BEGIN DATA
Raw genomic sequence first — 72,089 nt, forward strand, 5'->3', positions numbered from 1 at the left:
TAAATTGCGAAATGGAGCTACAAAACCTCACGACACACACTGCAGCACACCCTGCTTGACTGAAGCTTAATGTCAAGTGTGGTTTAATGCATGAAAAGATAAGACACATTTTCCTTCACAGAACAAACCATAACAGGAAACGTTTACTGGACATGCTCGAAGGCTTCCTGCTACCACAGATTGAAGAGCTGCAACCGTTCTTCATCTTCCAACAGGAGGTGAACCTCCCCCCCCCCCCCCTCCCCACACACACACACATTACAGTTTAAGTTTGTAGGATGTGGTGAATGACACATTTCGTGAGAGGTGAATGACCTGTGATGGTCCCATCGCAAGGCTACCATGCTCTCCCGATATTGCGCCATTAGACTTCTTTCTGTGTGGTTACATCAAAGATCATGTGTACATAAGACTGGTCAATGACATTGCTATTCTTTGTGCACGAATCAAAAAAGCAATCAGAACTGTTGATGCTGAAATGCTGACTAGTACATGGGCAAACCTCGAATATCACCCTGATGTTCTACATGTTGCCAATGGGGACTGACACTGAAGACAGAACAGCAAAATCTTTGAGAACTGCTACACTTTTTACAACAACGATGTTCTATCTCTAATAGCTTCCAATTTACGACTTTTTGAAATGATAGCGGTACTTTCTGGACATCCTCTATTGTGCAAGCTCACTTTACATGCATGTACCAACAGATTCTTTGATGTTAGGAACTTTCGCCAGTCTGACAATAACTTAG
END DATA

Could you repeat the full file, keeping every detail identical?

Raw genomic sequence first — 72,089 nt, forward strand, 5'->3', positions numbered from 1 at the left:
TAAATTGCGAAATGGAGCTACAAAACCTCACGACACACACTGCAGCACACCCTGCTTGACTGAAGCTTAATGTCAAGTGTGGTTTAATGCATGAAAAGATAAGACACATTTTCCTTCACAGAACAAACCATAACAGGAAACGTTTACTGGACATGCTCGAAGGCTTCCTGCTACCACAGATTGAAGAGCTGCAACCGTTCTTCATCTTCCAACAGGAGGTGAACCTCCCCCCCCCCCCCCTCCCCACACACACACACATTACAGTTTAAGTTTGTAGGATGTGGTGAATGACACATTTCGTGAGAGGTGAATGACCTGTGATGGTCCCATCGCAAGGCTACCATGCTCTCCCGATATTGCGCCATTAGACTTCTTTCTGTGTGGTTACATCAAAGATCATGTGTACATAAGACTGGTCAATGACATTGCTATTCTTTGTGCACGAATCAAAAAAGCAATCAGAACTGTTGATGCTGAAATGCTGACTAGTACATGGGCAAACCTCGAATATCACCCTGATGTTCTACATGTTGCCAATGGGGACTGACACTGAAGACAGAACAGCAAAATCTTTGAGAACTGCTACACTTTTTACAACAACGATGTTCTATCTCTAATAGCTTCCAATTTACGACTTTTTGAAATGATAGCGGTACTTTCTGGACATCCTCTATTGTGCAAGCTCACTTTACATGCATGTACCAACAGATTCTTTGATGTTAGGAACTTTCGCCAGTCTGACAATAACTTAG